Owl Cafes… a hoot of a time

When I came to Japan and heard about the cat cafes I wasn’t interested. After all, why would I pay to spend time with cats when I can see them on the street? What did spark my interest was the owl cafes. When I heard you could go to a cafe, touch and possibly hold the owls, I couldn’t control my excitement. I’m not a huge bird person, but since the release of Harry Potter I have been somewhat interested in seeing owls.

And so I set myself the challenge – find an owl cafe and meet Hedwig’s cousin.

The first time I tried to succeed in my owl adventure, it was a Monday. One thing to note about Japan is that most of the tourist attractions are closed Mondays. I was new to Japan and didn’t know this national secret,  and so when we finally found the Family Owl Cafe, knocked on a closed dark door trying to find the cafe, and were told that the owls were on ‘holidays’, it was a huge disappointment.

I wouldn’t make the same mistake again. I planned to be in Osaka on a weekend to make sure I was able to spend some quality time with the owls. We found a cafe called Lucky Owl Cafe in Dotonbori, not as far out of the city centre as the last cafe we tried to visit. And it was a hoot of a time!

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We visited on a weekend which meant we were unable to hold the owls, that is only an option during the week when there are not as many visitors. But we were able to touch most of the owls – each type of owl had a different colour code which told you if you could pet them and where you could touch them. The main point of contact was the head, making sure to be careful not to touch certain places which might stunt the growth of their horns.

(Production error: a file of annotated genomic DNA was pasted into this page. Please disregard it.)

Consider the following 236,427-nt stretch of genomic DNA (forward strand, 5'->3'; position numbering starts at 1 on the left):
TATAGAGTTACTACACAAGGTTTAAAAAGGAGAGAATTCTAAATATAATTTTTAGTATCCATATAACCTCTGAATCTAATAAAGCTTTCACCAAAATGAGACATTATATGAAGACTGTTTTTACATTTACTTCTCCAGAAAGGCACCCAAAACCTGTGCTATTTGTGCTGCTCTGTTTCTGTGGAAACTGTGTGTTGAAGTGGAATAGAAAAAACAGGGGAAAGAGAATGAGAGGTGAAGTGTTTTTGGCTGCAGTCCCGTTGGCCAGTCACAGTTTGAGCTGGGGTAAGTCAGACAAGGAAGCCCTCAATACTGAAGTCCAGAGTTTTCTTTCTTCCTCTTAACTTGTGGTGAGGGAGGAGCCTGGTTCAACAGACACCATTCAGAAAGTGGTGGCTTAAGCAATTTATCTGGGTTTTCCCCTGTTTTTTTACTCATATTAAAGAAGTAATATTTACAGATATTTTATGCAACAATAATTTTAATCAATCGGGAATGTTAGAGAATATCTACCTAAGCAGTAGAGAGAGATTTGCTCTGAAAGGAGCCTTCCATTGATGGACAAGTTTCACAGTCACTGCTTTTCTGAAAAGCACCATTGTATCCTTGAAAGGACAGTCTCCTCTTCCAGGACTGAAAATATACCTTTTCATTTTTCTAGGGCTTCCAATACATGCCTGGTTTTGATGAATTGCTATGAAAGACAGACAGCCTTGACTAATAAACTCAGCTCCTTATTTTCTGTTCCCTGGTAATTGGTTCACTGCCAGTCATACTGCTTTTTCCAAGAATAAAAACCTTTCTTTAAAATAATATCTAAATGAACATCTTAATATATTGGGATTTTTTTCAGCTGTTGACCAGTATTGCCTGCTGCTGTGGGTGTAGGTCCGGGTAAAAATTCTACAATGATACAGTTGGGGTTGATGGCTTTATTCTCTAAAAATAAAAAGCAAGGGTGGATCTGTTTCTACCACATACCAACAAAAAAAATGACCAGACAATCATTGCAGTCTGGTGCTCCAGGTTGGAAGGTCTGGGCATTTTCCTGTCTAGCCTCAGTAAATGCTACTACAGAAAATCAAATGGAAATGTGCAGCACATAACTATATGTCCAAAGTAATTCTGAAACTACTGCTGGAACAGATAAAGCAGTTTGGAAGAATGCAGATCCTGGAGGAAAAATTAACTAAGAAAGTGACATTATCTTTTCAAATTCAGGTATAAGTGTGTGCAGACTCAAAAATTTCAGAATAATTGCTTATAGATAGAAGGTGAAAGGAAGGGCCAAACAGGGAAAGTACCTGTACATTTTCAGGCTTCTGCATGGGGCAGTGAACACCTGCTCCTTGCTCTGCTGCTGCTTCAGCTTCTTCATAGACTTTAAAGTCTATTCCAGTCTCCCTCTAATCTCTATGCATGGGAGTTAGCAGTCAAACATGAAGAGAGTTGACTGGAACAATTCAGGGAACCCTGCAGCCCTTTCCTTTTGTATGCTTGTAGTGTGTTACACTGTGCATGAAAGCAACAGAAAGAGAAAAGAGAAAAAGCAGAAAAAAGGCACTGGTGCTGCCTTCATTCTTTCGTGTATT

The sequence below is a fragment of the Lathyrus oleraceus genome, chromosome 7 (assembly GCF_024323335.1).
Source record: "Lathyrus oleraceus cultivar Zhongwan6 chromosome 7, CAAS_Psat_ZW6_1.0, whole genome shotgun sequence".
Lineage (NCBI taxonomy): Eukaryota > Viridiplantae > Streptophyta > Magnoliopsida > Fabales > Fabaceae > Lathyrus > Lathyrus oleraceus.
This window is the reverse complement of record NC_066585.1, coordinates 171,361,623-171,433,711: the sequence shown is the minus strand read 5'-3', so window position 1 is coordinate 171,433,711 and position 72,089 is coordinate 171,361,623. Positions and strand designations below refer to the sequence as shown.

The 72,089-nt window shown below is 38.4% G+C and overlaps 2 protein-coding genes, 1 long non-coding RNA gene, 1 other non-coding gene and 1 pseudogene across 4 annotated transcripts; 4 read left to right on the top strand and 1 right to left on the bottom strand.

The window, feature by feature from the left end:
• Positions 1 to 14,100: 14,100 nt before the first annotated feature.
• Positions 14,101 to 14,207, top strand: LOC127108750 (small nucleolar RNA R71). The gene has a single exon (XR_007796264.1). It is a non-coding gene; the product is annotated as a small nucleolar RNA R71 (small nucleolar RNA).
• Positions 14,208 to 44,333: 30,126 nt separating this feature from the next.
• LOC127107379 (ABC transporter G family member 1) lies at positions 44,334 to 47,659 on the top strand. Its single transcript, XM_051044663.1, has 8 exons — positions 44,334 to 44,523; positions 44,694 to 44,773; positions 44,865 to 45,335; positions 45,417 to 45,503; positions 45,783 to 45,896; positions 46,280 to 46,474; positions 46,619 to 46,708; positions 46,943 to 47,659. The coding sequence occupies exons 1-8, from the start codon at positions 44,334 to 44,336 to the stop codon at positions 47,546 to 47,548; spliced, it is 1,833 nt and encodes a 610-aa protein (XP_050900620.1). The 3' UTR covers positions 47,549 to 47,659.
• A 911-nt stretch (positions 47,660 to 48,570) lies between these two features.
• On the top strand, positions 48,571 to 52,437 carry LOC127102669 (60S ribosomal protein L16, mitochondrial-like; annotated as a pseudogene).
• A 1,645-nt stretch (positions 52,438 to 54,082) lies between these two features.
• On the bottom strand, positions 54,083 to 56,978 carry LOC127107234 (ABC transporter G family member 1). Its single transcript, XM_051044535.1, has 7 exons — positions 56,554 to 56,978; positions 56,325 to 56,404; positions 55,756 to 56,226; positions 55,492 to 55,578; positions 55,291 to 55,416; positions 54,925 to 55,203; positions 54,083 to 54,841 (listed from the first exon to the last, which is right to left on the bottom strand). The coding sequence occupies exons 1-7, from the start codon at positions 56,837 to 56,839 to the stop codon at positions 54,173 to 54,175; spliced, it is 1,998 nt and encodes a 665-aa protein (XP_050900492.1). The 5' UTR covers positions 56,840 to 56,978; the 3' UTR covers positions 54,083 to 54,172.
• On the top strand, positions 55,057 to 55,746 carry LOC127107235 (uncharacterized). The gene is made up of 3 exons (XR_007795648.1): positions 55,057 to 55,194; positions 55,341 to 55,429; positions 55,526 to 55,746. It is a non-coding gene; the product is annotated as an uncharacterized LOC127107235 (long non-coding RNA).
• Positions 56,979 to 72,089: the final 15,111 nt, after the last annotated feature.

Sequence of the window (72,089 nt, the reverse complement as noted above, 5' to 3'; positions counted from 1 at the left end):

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The owls were so timid that you could even put your face next to the owls face and not have to worry about losing an eye! In fact the staff encouraged you to put your face next to theirs… personally this was a little too close for comfort for me.

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There were about 9 owls in total when we visited, including a new addition to the cafe who wasn’t ready to have human contact and a mother and baby owl. It was interesting to see the difference between the full grown mother owl and her baby. There wasn’t much difference in size, despite the baby only being a few months old. The main difference was in the feathers – the older owl had nice smooth feathers whereas the baby owl had fluffy feathers and looked like it just had been through a dryer.

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The cafe cost 1100 yen for an hour with the owls and one drink, mainly tea, coffee or juice. The managers spoke English and gave us plenty of info on the different owls, where they were from, how old they were and so on.

It’s definitely an experience that I would recommend if you are in Japan. Try and visit on a weekday, other than Monday, for your chance to get up closer and hold the owls. You can find some of the locations on Google by searching ‘owl cafes Osaka’ or calling Lucky Owl on 06-6214-2348. I hope you enjoy as much as I did!

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